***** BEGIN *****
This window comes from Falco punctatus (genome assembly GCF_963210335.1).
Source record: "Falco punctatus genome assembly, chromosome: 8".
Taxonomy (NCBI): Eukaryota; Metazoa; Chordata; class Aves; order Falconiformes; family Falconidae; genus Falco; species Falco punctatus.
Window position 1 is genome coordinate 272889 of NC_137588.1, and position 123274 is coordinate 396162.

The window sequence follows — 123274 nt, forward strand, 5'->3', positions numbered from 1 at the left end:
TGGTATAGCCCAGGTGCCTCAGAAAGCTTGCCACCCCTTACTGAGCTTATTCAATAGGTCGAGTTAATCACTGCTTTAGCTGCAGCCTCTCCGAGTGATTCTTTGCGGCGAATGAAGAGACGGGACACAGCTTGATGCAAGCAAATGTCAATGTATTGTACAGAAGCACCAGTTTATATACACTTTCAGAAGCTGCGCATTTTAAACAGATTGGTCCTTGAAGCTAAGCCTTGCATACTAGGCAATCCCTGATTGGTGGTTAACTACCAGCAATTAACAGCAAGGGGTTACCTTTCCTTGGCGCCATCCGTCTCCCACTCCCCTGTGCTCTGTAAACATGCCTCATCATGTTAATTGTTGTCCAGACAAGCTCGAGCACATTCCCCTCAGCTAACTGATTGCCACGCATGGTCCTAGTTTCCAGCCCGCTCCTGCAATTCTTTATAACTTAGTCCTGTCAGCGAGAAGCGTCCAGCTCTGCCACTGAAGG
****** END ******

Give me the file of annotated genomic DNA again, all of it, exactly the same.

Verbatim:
This window comes from Falco punctatus (genome assembly GCF_963210335.1).
Source record: "Falco punctatus genome assembly, chromosome: 8".
Taxonomy (NCBI): Eukaryota; Metazoa; Chordata; class Aves; order Falconiformes; family Falconidae; genus Falco; species Falco punctatus.
Window position 1 is genome coordinate 272889 of NC_137588.1, and position 123274 is coordinate 396162.

The window sequence follows — 123274 nt, forward strand, 5'->3', positions numbered from 1 at the left end:
TGGTATAGCCCAGGTGCCTCAGAAAGCTTGCCACCCCTTACTGAGCTTATTCAATAGGTCGAGTTAATCACTGCTTTAGCTGCAGCCTCTCCGAGTGATTCTTTGCGGCGAATGAAGAGACGGGACACAGCTTGATGCAAGCAAATGTCAATGTATTGTACAGAAGCACCAGTTTATATACACTTTCAGAAGCTGCGCATTTTAAACAGATTGGTCCTTGAAGCTAAGCCTTGCATACTAGGCAATCCCTGATTGGTGGTTAACTACCAGCAATTAACAGCAAGGGGTTACCTTTCCTTGGCGCCATCCGTCTCCCACTCCCCTGTGCTCTGTAAACATGCCTCATCATGTTAATTGTTGTCCAGACAAGCTCGAGCACATTCCCCTCAGCTAACTGATTGCCACGCATGGTCCTAGTTTCCAGCCCGCTCCTGCAATTCTTTATAACTTAGTCCTGTCAGCGAGAAGCGTCCAGCTCTGCCACTGAAGG